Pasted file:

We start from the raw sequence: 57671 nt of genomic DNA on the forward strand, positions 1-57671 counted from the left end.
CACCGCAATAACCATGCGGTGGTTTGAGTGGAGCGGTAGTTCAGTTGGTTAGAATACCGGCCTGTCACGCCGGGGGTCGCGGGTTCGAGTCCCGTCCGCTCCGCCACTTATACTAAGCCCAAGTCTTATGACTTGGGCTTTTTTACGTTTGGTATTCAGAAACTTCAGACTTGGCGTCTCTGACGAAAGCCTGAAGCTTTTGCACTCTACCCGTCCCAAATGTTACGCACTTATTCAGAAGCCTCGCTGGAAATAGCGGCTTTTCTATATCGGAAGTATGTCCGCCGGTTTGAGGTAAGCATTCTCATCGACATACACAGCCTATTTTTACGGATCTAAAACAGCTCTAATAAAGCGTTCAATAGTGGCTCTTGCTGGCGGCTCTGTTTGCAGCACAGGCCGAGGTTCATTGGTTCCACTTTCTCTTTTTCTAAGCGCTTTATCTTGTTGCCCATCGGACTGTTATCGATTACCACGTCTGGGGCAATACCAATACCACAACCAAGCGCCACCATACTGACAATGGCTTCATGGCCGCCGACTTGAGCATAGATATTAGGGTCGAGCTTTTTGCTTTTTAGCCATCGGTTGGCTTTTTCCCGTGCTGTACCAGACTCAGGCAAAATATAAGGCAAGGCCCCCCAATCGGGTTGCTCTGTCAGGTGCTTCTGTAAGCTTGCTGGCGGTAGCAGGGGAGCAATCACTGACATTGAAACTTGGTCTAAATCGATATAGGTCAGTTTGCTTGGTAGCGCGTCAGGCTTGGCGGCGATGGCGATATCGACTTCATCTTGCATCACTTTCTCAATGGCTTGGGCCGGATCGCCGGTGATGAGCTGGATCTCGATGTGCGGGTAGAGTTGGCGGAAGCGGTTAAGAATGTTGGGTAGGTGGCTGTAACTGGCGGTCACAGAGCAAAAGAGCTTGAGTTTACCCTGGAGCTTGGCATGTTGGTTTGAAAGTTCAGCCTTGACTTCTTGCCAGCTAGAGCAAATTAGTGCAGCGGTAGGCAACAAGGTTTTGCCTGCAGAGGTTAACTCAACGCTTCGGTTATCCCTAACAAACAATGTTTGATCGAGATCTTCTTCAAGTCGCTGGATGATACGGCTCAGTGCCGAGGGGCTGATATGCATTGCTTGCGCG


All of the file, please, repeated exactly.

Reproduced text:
We start from the raw sequence: 57671 nt of genomic DNA on the forward strand, positions 1-57671 counted from the left end.
CACCGCAATAACCATGCGGTGGTTTGAGTGGAGCGGTAGTTCAGTTGGTTAGAATACCGGCCTGTCACGCCGGGGGTCGCGGGTTCGAGTCCCGTCCGCTCCGCCACTTATACTAAGCCCAAGTCTTATGACTTGGGCTTTTTTACGTTTGGTATTCAGAAACTTCAGACTTGGCGTCTCTGACGAAAGCCTGAAGCTTTTGCACTCTACCCGTCCCAAATGTTACGCACTTATTCAGAAGCCTCGCTGGAAATAGCGGCTTTTCTATATCGGAAGTATGTCCGCCGGTTTGAGGTAAGCATTCTCATCGACATACACAGCCTATTTTTACGGATCTAAAACAGCTCTAATAAAGCGTTCAATAGTGGCTCTTGCTGGCGGCTCTGTTTGCAGCACAGGCCGAGGTTCATTGGTTCCACTTTCTCTTTTTCTAAGCGCTTTATCTTGTTGCCCATCGGACTGTTATCGATTACCACGTCTGGGGCAATACCAATACCACAACCAAGCGCCACCATACTGACAATGGCTTCATGGCCGCCGACTTGAGCATAGATATTAGGGTCGAGCTTTTTGCTTTTTAGCCATCGGTTGGCTTTTTCCCGTGCTGTACCAGACTCAGGCAAAATATAAGGCAAGGCCCCCCAATCGGGTTGCTCTGTCAGGTGCTTCTGTAAGCTTGCTGGCGGTAGCAGGGGAGCAATCACTGACATTGAAACTTGGTCTAAATCGATATAGGTCAGTTTGCTTGGTAGCGCGTCAGGCTTGGCGGCGATGGCGATATCGACTTCATCTTGCATCACTTTCTCAATGGCTTGGGCCGGATCGCCGGTGATGAGCTGGATCTCGATGTGCGGGTAGAGTTGGCGGAAGCGGTTAAGAATGTTGGGTAGGTGGCTGTAACTGGCGGTCACAGAGCAAAAGAGCTTGAGTTTACCCTGGAGCTTGGCATGTTGGTTTGAAAGTTCAGCCTTGACTTCTTGCCAGCTAGAGCAAATTAGTGCAGCGGTAGGCAACAAGGTTTTGCCTGCAGAGGTTAACTCAACGCTTCGGTTATCCCTAACAAACAATGTTTGATCGAGATCTTCTTCAAGTCGCTGGATGATACGGCTCAGTGCCGAGGGGCTGATATGCATTGCTTGCGCG